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Posted by jordanuk, on 2008-05-18 05:56:57

Realistc trees

i want a big tree for my set like this one in the picture any ideas? http://www.whitedragon.org.uk/images/oaktree.jpg

Posted by Nofby, on 2008-05-18 06:07:36

We need more details! What scale are you working at?

Posted by Nofby, on 2008-05-18 06:16:47

Well, I've visited the other thread about the 'post box' and I see you bought a model, probably around 3-4 inches high? Anyway, the method I use for smaller trees is..... 1.For the trunk, strands of craft/florist wire twisted together then painted 2. The branches are un-twisted strands of wire from the main trunk, splayed out. 2. Fine bits of foam are glued all around the branches, then painted with green shades. I'll try to get some photos later on.

Posted by Isomer, on 2008-05-18 21:19:08

I made some miniature trees by sculpting the trunk of the tree out of Super Sculpey and then sticking a bunch of stems from 'Babies Breath'(tiny white flowers often arranged in bouquets of flowers) and then baked. I then sanded a bunch of crumbly bits from open-cell urethane packing foam into a bucket, sprayed my bare tree with a heavy dose of spray glue and dunked it into the bucket. I airbrushed the leaf color onto it in a few different shades of forest green and this is a photo of what it got... http://www.stopmotionanimation.com/dc/user_files/6795.gif



Posted by Nick H, on 2008-05-18 23:45:27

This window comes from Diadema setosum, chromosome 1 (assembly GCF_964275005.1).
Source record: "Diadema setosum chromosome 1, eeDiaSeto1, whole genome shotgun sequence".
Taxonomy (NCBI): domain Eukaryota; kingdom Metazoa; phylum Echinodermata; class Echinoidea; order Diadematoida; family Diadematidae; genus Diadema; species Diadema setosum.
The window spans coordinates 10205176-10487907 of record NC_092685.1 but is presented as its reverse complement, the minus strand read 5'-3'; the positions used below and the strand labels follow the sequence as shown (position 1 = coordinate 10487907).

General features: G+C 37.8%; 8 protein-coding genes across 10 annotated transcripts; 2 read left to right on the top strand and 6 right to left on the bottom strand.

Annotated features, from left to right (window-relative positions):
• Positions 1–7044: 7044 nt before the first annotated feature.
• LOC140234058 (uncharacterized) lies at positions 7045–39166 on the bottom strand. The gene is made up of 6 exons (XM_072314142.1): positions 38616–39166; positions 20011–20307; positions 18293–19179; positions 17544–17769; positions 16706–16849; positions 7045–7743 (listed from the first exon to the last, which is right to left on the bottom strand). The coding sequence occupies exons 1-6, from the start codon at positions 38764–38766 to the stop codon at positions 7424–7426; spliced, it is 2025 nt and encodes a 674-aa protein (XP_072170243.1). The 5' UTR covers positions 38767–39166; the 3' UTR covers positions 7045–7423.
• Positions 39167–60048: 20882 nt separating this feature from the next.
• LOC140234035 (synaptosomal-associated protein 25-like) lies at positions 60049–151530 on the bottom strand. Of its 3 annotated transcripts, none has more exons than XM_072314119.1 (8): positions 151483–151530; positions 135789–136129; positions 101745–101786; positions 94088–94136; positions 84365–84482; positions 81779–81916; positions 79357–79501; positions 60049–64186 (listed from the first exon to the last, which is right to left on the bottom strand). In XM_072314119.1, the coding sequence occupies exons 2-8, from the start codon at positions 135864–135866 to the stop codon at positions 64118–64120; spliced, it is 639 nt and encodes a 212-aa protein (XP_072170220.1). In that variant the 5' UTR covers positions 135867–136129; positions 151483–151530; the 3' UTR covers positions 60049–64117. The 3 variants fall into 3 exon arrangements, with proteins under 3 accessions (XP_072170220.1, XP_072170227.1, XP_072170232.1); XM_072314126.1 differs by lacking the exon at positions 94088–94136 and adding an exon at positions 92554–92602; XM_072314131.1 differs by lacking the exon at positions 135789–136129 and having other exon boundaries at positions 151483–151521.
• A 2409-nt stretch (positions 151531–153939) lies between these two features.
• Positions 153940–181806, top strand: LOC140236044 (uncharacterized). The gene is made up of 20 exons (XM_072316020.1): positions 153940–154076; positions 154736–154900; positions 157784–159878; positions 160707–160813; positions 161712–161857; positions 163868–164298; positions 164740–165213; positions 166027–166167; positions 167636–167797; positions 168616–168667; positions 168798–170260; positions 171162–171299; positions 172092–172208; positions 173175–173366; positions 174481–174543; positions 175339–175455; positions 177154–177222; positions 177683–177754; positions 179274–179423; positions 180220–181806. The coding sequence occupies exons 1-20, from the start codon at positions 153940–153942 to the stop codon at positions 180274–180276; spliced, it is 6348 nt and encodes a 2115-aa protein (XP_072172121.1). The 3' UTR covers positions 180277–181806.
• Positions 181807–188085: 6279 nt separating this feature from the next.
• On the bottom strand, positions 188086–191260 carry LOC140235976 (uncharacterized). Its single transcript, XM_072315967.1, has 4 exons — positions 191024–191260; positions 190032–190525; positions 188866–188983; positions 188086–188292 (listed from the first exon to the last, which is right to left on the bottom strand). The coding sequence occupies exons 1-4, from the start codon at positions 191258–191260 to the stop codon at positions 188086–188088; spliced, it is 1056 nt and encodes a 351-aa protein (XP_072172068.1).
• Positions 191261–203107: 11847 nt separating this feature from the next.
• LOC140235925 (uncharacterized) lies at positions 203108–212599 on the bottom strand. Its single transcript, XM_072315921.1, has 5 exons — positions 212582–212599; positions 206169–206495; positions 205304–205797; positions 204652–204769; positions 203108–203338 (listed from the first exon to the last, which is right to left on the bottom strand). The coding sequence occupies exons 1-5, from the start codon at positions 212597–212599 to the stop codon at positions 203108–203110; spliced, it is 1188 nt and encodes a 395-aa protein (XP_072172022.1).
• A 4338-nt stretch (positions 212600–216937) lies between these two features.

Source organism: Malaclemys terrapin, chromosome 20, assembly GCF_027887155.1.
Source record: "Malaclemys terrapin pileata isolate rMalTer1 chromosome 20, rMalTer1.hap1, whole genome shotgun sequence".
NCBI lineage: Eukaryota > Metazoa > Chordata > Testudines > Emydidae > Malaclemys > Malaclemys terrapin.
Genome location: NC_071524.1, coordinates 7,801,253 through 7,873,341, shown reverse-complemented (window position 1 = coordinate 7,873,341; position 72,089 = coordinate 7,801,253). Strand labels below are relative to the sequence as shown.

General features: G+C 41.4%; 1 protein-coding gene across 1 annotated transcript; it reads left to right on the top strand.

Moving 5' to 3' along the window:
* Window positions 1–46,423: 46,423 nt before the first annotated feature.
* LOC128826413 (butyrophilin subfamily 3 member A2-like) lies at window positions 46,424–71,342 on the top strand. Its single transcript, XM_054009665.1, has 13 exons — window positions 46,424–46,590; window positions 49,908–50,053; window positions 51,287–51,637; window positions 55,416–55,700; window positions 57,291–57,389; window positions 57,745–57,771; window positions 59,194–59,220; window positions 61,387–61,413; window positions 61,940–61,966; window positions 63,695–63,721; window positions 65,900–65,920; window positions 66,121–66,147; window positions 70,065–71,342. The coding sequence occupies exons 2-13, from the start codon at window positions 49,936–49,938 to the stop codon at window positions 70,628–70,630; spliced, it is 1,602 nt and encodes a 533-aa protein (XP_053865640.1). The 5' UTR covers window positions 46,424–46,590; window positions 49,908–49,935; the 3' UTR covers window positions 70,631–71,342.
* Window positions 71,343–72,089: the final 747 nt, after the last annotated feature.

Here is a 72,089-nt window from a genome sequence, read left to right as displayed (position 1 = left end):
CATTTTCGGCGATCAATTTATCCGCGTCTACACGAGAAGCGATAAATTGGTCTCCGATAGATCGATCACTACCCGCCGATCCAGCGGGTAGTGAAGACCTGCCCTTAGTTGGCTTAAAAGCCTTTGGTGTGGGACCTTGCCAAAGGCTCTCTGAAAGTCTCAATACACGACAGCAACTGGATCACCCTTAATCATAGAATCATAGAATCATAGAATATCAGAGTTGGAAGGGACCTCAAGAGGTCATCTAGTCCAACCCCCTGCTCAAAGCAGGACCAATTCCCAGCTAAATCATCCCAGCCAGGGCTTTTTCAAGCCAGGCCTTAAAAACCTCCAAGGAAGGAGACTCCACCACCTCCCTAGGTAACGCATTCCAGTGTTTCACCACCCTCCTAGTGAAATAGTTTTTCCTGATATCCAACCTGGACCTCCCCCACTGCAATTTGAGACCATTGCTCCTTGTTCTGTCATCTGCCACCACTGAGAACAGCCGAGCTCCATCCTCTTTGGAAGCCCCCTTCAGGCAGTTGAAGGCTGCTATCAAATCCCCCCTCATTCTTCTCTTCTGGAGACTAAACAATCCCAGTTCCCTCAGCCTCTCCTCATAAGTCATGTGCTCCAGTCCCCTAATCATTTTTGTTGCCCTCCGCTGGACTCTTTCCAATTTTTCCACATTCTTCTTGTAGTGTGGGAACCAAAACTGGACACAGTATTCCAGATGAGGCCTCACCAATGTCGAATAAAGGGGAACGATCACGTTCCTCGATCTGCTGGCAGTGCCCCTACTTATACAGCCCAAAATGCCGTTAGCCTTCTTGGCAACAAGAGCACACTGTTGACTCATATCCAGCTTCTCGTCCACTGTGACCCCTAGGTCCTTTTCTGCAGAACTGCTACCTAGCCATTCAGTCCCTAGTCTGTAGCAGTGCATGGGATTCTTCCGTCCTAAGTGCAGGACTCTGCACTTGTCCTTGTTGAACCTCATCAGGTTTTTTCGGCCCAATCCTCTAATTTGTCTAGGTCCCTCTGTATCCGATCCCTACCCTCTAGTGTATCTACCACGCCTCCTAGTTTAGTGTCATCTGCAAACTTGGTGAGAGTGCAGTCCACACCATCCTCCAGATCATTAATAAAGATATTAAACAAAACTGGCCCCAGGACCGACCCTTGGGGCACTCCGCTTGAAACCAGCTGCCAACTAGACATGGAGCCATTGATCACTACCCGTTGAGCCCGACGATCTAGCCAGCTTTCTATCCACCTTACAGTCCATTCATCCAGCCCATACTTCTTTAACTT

Some tree branches, with lots of fine sub-branches, make pretty good scale model trees. You might need to add some spreading roots at the base. Usually the leaves are too big, but the branch structure might be ok. All you can do is look around. If there's nothing, make it. I make most tree trunks out of plaster. Sometimes, for big ones, I make the basic shape out of cardboard tube, or plastic pipe, or chicken wire. Then I cover with hessian (burlap in the US) stips dipped in plaster, then just plaster. As it sets you can smooth it, or texture it to get rough bark. It makes sense when you actually mix some up and play with it. Some of my trees are 3/4 round, there is a front and 2 sides but no back. I made the basic shape in potter's clay, lying down on the workbench, then put plaster over it like I was making a mould of it. But the plaster became the tree, and the clay was removed from the back. You can join real branches onto the trunk, or make them from wire twisted together and covered in plaster bandage or many other materials. Model shops sell very fine ground-up cushion foam, already dyed to various shades of brown and green, for foliage. You can also make your own, coarser stuff, by chucking some foam in a blender! Then dip it in watered down paint and dry it. It is good for an impression of foliage, where you aren't looking close at the shape of individual leaves, or where the leaves would be really tiny. On a bigger scale, there are various kinds of plastic leaves and plants that might give you the leaves you need. Some smaller ones can be found at aquarium shops. Have a look at older posts in Shelly's Notes from Halfland blog, where she is making the big tree: http://notesfromhalfland.blogspot.com/ Just scroll down a bit, you'll see some shots of it. She details how it was made. Like any other modelmaking job - 1. Look at a real one. 2. Work out how much smaller yours needs to be, and what size the parts should be. 3. Find or make something that resembles a smaller version of the real one. Keep an eye out, always, for things that might come in handy. I have used some dried flowers that look a lot like small branches of small leaves, or even African acacia trees on a 1:100 scale. Not the same flowers as Ron's trees, but the same idea, look out for stuff that could become something different. Never mind what the guy in the shop thinks it is, or what most people want it for. Just see shapes and textures, and store them away in the back of your brain for later. Nature repeats shape and patterns in different scales - the long seed cones from an auricarian conifer might look like the trunk of a cycad at 1/24th the size. I didn't know what they were called, but I saw these seedcones lying on the ground and I saw little palm tree trunks for my set.